Flying The Flag
Upon becoming a member school, you are given a plaque to hang on your school wall along with, the privilege of posting the UNESCO emblem on your school’s letterhead and website. The proudest moment of all has to be the raising of the UNESCO flag, letting your community know that your school has achieved something great!
To find out more please visit http://www.unesco.org/new/en/education/networks/global-networks/aspnet/
Editors Note: Congratulations go out to École Airdrie Middle School on receiving official status as a UNESCO Associated School! Founded in 1953, the UNESCO Associated Schools Project Network (ASPnet) is a global network of 10,000 educational institutions in 181 countries. Member institutions – ranging from pre-schools, primary, secondary and vocational schools to teacher training institutions – work in support of international understanding, peace, intercultural dialogue, sustainable development and quality education in practice. If you get the chance, extend your congratulations to the school!
Superintendent of Schools – On October 21, I was honoured to be part of the Board’s celebration of long service and retirement held at the Education Centre. The evening was an opportunity to celebrate the contributions of approximately 89 team members who either had 20, 25, 30 or 35 years of service and those who have retired this past year. The combined service for this group of around 90 people was over 2,100 years or about 400,000 school days!!!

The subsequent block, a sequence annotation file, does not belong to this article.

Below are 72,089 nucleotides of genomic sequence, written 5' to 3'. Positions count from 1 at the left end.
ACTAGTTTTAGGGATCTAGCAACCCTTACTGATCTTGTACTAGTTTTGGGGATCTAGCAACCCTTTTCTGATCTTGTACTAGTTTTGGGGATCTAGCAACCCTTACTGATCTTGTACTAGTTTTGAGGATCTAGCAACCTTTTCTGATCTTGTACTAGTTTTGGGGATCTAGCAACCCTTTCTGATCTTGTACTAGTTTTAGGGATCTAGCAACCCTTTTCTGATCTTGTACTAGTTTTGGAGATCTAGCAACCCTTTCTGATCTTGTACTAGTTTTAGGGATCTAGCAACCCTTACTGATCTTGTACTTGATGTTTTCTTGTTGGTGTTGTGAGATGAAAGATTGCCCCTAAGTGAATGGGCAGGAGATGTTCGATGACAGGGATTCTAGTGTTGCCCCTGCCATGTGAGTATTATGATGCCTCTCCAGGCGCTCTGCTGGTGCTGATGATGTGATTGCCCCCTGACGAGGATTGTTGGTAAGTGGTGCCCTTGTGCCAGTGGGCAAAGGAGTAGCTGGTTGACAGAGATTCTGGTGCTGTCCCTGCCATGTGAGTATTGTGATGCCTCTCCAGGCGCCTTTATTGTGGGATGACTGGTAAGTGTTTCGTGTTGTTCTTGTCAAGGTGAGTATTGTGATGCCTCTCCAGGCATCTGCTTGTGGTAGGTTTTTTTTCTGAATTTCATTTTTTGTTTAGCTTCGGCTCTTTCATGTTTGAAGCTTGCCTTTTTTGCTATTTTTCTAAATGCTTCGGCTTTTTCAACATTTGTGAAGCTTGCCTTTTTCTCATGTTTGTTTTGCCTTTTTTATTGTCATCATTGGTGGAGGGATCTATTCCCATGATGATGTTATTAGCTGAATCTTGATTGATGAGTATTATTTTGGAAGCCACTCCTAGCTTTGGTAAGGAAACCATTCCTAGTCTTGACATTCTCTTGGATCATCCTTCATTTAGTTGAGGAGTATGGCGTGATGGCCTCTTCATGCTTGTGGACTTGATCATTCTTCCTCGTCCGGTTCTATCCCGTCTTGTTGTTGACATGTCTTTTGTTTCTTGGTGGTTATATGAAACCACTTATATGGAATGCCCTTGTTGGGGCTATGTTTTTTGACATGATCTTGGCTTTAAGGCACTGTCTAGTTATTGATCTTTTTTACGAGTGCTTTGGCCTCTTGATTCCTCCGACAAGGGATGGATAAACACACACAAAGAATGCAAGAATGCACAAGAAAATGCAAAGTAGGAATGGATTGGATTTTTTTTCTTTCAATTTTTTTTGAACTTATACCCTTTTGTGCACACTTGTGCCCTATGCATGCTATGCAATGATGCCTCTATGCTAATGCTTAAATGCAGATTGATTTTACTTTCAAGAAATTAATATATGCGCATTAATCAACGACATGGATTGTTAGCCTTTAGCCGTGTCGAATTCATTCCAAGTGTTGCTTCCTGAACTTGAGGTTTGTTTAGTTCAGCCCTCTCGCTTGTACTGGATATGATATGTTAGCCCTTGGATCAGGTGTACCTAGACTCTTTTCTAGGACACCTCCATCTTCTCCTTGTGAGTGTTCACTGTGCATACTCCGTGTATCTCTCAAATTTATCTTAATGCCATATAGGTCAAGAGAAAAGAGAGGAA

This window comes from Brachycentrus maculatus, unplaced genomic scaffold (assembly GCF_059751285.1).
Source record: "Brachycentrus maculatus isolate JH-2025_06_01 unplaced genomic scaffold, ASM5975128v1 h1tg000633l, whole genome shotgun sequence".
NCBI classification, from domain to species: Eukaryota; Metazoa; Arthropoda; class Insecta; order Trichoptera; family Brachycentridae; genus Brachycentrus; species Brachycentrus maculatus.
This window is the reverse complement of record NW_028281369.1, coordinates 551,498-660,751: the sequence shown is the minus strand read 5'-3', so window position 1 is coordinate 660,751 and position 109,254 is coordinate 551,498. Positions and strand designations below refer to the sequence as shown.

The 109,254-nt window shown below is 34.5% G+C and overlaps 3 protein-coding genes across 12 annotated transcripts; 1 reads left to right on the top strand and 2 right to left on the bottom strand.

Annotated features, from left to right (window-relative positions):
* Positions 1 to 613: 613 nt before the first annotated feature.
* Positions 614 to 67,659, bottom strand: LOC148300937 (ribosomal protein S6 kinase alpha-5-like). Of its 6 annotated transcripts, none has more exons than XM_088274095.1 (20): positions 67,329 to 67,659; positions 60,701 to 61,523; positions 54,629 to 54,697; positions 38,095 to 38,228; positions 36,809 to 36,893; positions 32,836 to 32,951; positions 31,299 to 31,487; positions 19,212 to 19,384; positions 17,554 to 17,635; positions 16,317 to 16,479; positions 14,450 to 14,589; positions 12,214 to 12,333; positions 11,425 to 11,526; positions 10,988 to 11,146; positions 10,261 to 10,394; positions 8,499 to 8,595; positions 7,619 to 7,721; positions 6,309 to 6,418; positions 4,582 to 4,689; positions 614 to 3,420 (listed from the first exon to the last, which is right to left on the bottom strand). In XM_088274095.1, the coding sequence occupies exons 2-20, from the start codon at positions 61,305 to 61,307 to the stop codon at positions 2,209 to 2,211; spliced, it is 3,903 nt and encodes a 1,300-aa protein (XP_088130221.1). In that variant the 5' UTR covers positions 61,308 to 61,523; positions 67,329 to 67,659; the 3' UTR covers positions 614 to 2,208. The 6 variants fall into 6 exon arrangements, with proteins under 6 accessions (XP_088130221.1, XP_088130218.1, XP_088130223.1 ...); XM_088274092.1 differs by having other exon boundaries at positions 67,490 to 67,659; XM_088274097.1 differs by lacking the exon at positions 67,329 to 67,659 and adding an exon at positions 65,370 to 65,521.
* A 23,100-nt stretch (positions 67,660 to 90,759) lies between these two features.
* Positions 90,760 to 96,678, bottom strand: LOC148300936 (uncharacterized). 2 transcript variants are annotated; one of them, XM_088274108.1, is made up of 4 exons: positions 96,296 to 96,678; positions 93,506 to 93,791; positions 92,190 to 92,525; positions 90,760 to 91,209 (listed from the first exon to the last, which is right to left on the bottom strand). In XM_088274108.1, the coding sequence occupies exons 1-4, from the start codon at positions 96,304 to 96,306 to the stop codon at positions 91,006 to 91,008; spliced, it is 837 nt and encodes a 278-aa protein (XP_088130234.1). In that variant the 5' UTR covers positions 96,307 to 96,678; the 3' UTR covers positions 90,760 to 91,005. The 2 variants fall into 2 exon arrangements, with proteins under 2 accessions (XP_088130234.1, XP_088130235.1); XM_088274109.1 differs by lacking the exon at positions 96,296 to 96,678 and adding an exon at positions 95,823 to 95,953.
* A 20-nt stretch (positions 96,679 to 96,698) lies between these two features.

As I said in my speech – the evening was a small token of appreciation and a chance to celebrate all of the group’s substantial contributions. These contributions cannot be quantified, measured or categorized but they are significant.
All of our contributions make a difference. Whether the contribution is done quietly behind the scenes; up on the roof of the school fixing an HVAC unit; working 1:1 with students with significant challenges; standing in front of a group a kids teaching; working in an office; driving a bus; volunteering to lead a drama performance; keeping our schools clean and beautiful or governing the system … it all makes a difference. We all contribute to the overall collective and make a positive difference in our schools and communities.